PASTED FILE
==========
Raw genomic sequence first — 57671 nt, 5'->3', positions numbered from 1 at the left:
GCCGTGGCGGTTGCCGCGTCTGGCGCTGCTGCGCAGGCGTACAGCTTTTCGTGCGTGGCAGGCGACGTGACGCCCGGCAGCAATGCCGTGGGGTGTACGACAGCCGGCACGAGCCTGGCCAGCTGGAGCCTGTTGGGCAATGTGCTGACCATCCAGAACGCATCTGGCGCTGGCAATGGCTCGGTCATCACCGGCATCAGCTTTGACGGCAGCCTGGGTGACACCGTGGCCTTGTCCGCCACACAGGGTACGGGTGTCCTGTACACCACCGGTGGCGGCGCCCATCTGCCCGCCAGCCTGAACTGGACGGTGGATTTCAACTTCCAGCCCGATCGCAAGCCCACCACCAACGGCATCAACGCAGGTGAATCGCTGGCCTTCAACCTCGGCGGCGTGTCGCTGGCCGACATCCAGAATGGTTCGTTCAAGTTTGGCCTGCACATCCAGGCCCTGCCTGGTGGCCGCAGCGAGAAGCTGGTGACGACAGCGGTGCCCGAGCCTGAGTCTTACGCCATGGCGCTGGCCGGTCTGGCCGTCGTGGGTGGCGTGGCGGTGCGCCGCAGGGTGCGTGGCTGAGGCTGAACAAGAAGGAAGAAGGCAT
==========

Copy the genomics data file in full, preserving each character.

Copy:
Raw genomic sequence first — 57671 nt, 5'->3', positions numbered from 1 at the left:
GCCGTGGCGGTTGCCGCGTCTGGCGCTGCTGCGCAGGCGTACAGCTTTTCGTGCGTGGCAGGCGACGTGACGCCCGGCAGCAATGCCGTGGGGTGTACGACAGCCGGCACGAGCCTGGCCAGCTGGAGCCTGTTGGGCAATGTGCTGACCATCCAGAACGCATCTGGCGCTGGCAATGGCTCGGTCATCACCGGCATCAGCTTTGACGGCAGCCTGGGTGACACCGTGGCCTTGTCCGCCACACAGGGTACGGGTGTCCTGTACACCACCGGTGGCGGCGCCCATCTGCCCGCCAGCCTGAACTGGACGGTGGATTTCAACTTCCAGCCCGATCGCAAGCCCACCACCAACGGCATCAACGCAGGTGAATCGCTGGCCTTCAACCTCGGCGGCGTGTCGCTGGCCGACATCCAGAATGGTTCGTTCAAGTTTGGCCTGCACATCCAGGCCCTGCCTGGTGGCCGCAGCGAGAAGCTGGTGACGACAGCGGTGCCCGAGCCTGAGTCTTACGCCATGGCGCTGGCCGGTCTGGCCGTCGTGGGTGGCGTGGCGGTGCGCCGCAGGGTGCGTGGCTGAGGCTGAACAAGAAGGAAGAAGGCAT